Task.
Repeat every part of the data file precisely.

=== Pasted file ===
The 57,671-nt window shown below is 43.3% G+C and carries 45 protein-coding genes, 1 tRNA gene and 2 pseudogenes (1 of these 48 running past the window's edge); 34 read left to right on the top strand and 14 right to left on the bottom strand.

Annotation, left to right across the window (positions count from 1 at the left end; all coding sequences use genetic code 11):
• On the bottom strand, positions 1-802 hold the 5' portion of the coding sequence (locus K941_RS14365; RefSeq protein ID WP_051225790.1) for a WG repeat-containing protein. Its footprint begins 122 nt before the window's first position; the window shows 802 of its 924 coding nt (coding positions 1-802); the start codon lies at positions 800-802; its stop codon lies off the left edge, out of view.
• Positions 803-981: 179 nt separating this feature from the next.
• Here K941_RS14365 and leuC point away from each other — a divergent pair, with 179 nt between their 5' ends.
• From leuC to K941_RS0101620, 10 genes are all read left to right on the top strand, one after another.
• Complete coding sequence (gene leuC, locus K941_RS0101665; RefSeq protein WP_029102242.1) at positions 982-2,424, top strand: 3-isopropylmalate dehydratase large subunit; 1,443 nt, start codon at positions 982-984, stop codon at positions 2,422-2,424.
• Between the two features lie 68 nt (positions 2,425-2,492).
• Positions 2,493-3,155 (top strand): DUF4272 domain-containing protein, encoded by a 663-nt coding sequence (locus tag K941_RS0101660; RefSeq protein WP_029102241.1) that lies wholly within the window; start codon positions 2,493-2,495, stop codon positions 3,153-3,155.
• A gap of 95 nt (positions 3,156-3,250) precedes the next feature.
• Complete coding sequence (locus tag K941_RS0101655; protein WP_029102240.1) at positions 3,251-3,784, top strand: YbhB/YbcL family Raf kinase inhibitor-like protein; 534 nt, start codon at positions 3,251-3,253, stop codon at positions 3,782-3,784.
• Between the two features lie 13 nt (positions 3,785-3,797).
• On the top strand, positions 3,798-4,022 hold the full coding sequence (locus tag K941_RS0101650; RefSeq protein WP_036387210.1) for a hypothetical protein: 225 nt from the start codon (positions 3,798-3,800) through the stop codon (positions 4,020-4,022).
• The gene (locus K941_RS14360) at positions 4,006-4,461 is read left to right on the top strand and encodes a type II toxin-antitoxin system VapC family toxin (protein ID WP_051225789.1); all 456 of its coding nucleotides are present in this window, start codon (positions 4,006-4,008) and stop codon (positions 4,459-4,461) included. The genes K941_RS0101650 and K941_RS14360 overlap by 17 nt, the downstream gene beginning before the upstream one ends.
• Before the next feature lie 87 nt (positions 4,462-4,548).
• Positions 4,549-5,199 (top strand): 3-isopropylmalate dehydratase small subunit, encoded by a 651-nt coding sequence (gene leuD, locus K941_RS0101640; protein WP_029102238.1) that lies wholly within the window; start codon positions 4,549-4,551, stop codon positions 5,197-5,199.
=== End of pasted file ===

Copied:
The 57,671-nt window shown below is 43.3% G+C and carries 45 protein-coding genes, 1 tRNA gene and 2 pseudogenes (1 of these 48 running past the window's edge); 34 read left to right on the top strand and 14 right to left on the bottom strand.

Annotation, left to right across the window (positions count from 1 at the left end; all coding sequences use genetic code 11):
• On the bottom strand, positions 1-802 hold the 5' portion of the coding sequence (locus K941_RS14365; RefSeq protein ID WP_051225790.1) for a WG repeat-containing protein. Its footprint begins 122 nt before the window's first position; the window shows 802 of its 924 coding nt (coding positions 1-802); the start codon lies at positions 800-802; its stop codon lies off the left edge, out of view.
• Positions 803-981: 179 nt separating this feature from the next.
• Here K941_RS14365 and leuC point away from each other — a divergent pair, with 179 nt between their 5' ends.
• From leuC to K941_RS0101620, 10 genes are all read left to right on the top strand, one after another.
• Complete coding sequence (gene leuC, locus K941_RS0101665; RefSeq protein WP_029102242.1) at positions 982-2,424, top strand: 3-isopropylmalate dehydratase large subunit; 1,443 nt, start codon at positions 982-984, stop codon at positions 2,422-2,424.
• Between the two features lie 68 nt (positions 2,425-2,492).
• Positions 2,493-3,155 (top strand): DUF4272 domain-containing protein, encoded by a 663-nt coding sequence (locus tag K941_RS0101660; RefSeq protein WP_029102241.1) that lies wholly within the window; start codon positions 2,493-2,495, stop codon positions 3,153-3,155.
• A gap of 95 nt (positions 3,156-3,250) precedes the next feature.
• Complete coding sequence (locus tag K941_RS0101655; protein WP_029102240.1) at positions 3,251-3,784, top strand: YbhB/YbcL family Raf kinase inhibitor-like protein; 534 nt, start codon at positions 3,251-3,253, stop codon at positions 3,782-3,784.
• Between the two features lie 13 nt (positions 3,785-3,797).
• On the top strand, positions 3,798-4,022 hold the full coding sequence (locus tag K941_RS0101650; RefSeq protein WP_036387210.1) for a hypothetical protein: 225 nt from the start codon (positions 3,798-3,800) through the stop codon (positions 4,020-4,022).
• The gene (locus K941_RS14360) at positions 4,006-4,461 is read left to right on the top strand and encodes a type II toxin-antitoxin system VapC family toxin (protein ID WP_051225789.1); all 456 of its coding nucleotides are present in this window, start codon (positions 4,006-4,008) and stop codon (positions 4,459-4,461) included. The genes K941_RS0101650 and K941_RS14360 overlap by 17 nt, the downstream gene beginning before the upstream one ends.
• Before the next feature lie 87 nt (positions 4,462-4,548).
• Positions 4,549-5,199 (top strand): 3-isopropylmalate dehydratase small subunit, encoded by a 651-nt coding sequence (gene leuD, locus K941_RS0101640; protein WP_029102238.1) that lies wholly within the window; start codon positions 4,549-4,551, stop codon positions 5,197-5,199.